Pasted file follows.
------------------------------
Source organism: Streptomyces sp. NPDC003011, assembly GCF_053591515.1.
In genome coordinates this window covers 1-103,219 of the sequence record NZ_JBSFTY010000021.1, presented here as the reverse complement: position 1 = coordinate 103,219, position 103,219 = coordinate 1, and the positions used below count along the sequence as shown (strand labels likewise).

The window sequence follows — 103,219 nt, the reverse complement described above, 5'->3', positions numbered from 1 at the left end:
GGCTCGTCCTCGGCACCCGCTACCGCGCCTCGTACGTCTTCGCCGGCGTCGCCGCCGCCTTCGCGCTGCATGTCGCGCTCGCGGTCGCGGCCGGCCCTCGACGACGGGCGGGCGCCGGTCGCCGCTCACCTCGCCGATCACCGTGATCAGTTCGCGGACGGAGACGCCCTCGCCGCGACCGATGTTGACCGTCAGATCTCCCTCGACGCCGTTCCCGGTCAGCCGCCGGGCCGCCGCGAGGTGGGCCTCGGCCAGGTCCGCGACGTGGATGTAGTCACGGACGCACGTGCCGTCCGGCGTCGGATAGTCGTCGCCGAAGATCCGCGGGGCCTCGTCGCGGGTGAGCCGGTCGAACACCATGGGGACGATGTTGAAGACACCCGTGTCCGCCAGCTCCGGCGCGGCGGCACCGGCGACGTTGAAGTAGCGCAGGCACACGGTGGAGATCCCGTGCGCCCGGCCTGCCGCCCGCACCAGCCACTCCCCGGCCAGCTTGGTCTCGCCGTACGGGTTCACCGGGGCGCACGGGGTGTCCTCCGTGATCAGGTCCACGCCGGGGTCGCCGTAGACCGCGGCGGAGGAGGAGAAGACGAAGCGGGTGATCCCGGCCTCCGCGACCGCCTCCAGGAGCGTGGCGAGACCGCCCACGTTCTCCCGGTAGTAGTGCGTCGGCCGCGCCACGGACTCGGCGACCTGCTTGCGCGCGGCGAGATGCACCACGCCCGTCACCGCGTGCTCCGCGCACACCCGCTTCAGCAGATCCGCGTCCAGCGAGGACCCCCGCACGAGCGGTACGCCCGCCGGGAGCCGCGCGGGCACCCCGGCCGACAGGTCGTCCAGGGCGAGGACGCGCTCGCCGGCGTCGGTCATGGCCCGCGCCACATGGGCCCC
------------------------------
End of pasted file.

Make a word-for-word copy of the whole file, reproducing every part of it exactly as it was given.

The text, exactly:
Source organism: Streptomyces sp. NPDC003011, assembly GCF_053591515.1.
In genome coordinates this window covers 1-103,219 of the sequence record NZ_JBSFTY010000021.1, presented here as the reverse complement: position 1 = coordinate 103,219, position 103,219 = coordinate 1, and the positions used below count along the sequence as shown (strand labels likewise).

The window sequence follows — 103,219 nt, the reverse complement described above, 5'->3', positions numbered from 1 at the left end:
GGCTCGTCCTCGGCACCCGCTACCGCGCCTCGTACGTCTTCGCCGGCGTCGCCGCCGCCTTCGCGCTGCATGTCGCGCTCGCGGTCGCGGCCGGCCCTCGACGACGGGCGGGCGCCGGTCGCCGCTCACCTCGCCGATCACCGTGATCAGTTCGCGGACGGAGACGCCCTCGCCGCGACCGATGTTGACCGTCAGATCTCCCTCGACGCCGTTCCCGGTCAGCCGCCGGGCCGCCGCGAGGTGGGCCTCGGCCAGGTCCGCGACGTGGATGTAGTCACGGACGCACGTGCCGTCCGGCGTCGGATAGTCGTCGCCGAAGATCCGCGGGGCCTCGTCGCGGGTGAGCCGGTCGAACACCATGGGGACGATGTTGAAGACACCCGTGTCCGCCAGCTCCGGCGCGGCGGCACCGGCGACGTTGAAGTAGCGCAGGCACACGGTGGAGATCCCGTGCGCCCGGCCTGCCGCCCGCACCAGCCACTCCCCGGCCAGCTTGGTCTCGCCGTACGGGTTCACCGGGGCGCACGGGGTGTCCTCCGTGATCAGGTCCACGCCGGGGTCGCCGTAGACCGCGGCGGAGGAGGAGAAGACGAAGCGGGTGATCCCGGCCTCCGCGACCGCCTCCAGGAGCGTGGCGAGACCGCCCACGTTCTCCCGGTAGTAGTGCGTCGGCCGCGCCACGGACTCGGCGACCTGCTTGCGCGCGGCGAGATGCACCACGCCCGTCACCGCGTGCTCCGCGCACACCCGCTTCAGCAGATCCGCGTCCAGCGAGGACCCCCGCACGAGCGGTACGCCCGCCGGGAGCCGCGCGGGCACCCCGGCCGACAGGTCGTCCAGGGCGAGGACGCGCTCGCCGGCGTCGGTCATGGCCCGCGCCACATGGGCCCC